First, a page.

Tag Archives: participation

Similarities between the transitions of news and advertising in a digital world

In his article, ‘playing for news’, Meikle outlines three key features of online news – automation, personalisation and participation[1]. He also outlines the proliferation of mobile news and online indymedia. But are these features unique to online news or are they just features of Internet culture generally. The question I pose here is this: can these features apply to the world of online advertising, and if so, how?


Automation is a key feature of internet culture and can be seen in the way people collect news such as RSS feeds and alerts. The proliferation of automation has only increased with the uptake in mobile phones; specifically smart phones with numerous updates constantly alerting us to new content. Advertising is no exception to the spread of automation in the online space. One way automation is used by advertisers is email advertising. When customers buy products online they are asked to opt in or out of automated advertising. Another example of automation in advertising is in targeted advertising. When users browse the internet, companies collect data on their browsing habits in order to target their ads directly at the individual consumer. For instance, Google ads will often display ads related to the last website you have visited. Done properly, it can be an effective advertising tool.  On Facebook, for instance people often engage with and share content that is placed on their newsfeed based on their previous likes. However, in some cases it can also be annoying and even a little creepy – its sort of the equivalent to a store assistant following you around to see which products you look at and then offering you similar products based on what you’ve looked at.



Another key feature of internet culture is personalisation. This is particularly the case for social networking, where users design their own personalised pages and build groups of contacts, effectively creating an abstract representation of their lives through media.  It is also true in the way users consume media, picking and choosing the content that is useful, interesting or entertaining to them as they surf the web. This makes effective advertising even more important. Consumers wont tolerate boring ads in the online environment, however they will watch ads they find relevant or entertaining. Many of these ads are shared online with friends and become viral, reaching many more consumers than companies could reach via traditional media. Targeted advertising is another form of personalisation online. While advertisers have long customised ads to their target audience and have tried to place them in spaces their consumers will see them, the digital world enables advertisers to target advertising directly to the individual like never before. Some online retailers such as amazon.com, even personalise their whole website based around your previous purchase and search history. But once again, if the advertising is too obvious it wont work. This cannot be stressed enough – no one wants to live in a world like this:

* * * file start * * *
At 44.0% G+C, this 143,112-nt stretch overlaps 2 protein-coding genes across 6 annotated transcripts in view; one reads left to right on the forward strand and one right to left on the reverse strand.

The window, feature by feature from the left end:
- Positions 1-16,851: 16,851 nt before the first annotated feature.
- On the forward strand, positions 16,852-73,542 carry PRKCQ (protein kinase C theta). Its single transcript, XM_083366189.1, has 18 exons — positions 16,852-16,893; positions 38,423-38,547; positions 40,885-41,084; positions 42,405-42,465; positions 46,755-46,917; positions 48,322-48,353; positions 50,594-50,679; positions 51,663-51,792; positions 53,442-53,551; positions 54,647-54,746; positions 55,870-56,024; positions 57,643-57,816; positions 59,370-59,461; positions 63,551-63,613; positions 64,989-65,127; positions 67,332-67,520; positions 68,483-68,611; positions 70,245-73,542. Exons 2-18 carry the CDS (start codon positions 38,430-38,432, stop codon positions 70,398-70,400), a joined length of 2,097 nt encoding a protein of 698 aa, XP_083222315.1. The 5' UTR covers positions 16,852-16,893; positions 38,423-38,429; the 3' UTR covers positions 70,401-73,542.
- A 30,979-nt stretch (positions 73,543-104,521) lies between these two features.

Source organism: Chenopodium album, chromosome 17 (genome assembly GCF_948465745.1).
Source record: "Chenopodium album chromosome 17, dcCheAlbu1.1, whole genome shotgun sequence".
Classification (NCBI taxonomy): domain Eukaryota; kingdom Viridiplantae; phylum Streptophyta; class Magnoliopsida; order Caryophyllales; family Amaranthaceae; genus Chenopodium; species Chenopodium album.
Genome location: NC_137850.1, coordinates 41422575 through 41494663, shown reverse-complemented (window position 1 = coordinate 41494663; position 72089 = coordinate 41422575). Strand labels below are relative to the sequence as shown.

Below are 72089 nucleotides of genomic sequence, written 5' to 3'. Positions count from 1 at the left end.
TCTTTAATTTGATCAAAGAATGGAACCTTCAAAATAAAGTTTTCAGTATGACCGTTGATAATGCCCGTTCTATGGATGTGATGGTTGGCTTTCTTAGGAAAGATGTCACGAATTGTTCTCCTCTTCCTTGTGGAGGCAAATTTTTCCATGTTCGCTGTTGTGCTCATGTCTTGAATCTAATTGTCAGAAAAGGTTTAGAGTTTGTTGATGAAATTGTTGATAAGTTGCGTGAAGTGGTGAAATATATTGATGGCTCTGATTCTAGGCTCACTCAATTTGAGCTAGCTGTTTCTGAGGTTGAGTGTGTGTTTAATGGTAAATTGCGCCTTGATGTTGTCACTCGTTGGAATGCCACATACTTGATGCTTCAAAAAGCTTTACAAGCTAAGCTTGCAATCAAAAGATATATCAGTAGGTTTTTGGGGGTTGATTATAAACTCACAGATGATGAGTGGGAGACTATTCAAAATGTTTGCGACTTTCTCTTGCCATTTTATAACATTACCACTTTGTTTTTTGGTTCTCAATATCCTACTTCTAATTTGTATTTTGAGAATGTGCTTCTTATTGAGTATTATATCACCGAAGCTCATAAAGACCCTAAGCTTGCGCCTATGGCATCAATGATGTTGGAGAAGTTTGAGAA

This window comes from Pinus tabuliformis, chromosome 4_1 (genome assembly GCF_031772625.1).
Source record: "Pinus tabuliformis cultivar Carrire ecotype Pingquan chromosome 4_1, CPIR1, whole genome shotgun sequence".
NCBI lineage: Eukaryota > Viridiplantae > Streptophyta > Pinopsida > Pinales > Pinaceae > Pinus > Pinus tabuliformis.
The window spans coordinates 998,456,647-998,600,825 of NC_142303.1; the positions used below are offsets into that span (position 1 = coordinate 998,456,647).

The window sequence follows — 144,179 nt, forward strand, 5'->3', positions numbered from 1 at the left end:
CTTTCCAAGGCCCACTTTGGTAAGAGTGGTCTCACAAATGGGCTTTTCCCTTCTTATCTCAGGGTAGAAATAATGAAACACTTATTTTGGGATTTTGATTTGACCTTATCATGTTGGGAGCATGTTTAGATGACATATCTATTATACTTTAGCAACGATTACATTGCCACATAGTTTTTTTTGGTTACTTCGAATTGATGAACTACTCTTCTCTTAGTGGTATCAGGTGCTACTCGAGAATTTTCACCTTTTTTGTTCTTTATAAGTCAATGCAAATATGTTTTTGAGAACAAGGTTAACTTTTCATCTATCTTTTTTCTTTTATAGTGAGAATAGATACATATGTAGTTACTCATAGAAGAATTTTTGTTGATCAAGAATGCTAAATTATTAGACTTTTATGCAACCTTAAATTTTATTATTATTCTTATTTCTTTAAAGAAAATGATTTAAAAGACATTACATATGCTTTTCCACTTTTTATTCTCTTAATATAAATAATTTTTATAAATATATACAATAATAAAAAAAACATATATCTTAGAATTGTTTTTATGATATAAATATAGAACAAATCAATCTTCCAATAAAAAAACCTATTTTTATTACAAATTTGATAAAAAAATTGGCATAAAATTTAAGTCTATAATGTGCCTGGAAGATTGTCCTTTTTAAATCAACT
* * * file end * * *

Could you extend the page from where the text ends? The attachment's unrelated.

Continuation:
Participation is vital to internet culture, whether it be through blogs, social media, sharing sites, or comments on websites. Internet culture has led to the rise of the prosumer – audiences who simultaneously consume and produce media. The ability to participate is increasingly becoming the default expectation of modern audiences. This is also true of online advertising. When advertisers create content that goes viral, they are using audience participation to sell their product for them. Consumers are also regularly invited to participate in competitions online, provide feedback and sometimes even assist in brand and product development. These days, everyone is a producer of content.



Mobile use has increased exponentially, with more and more people using smart phones to browse the internet. While people used to consume media only in the home, or in the car via radio, they now consume media everywhere – stations, buses, parks, even while walking down the street. This is a good thing for advertising. Because consumers are spending more and more time using media, this dramatically increases the amount of opportunity to reach consumers. But it also demands specialised content, which is still in its infancy. One way advertisers are currently using mobile technology is through QR codes. QR codes are barcodes that appear on products or advertisements, users can scan to be directed to online content where they can find out more information. While some advertisers are using QR codes effectively, many are yet to grasp the technique.


A final aspect of internet culture is inymedia. Indymedia is niche content run by individuals or small groups, many of which could not publish this content without the use of the internet. This is also true of advertising, as it allows start up companies and small businesses the power to advertise their brands and products cheaply. Internet advertising is much cheaper than print, radio or TV, particularly when it is used intelligently such as in viral content and through social media, which is virtually free.

[1] Meikle, G (2009), ‘News 2.0?’, Interpreting News, Palgrave Macmillan, New York, pp.170-195.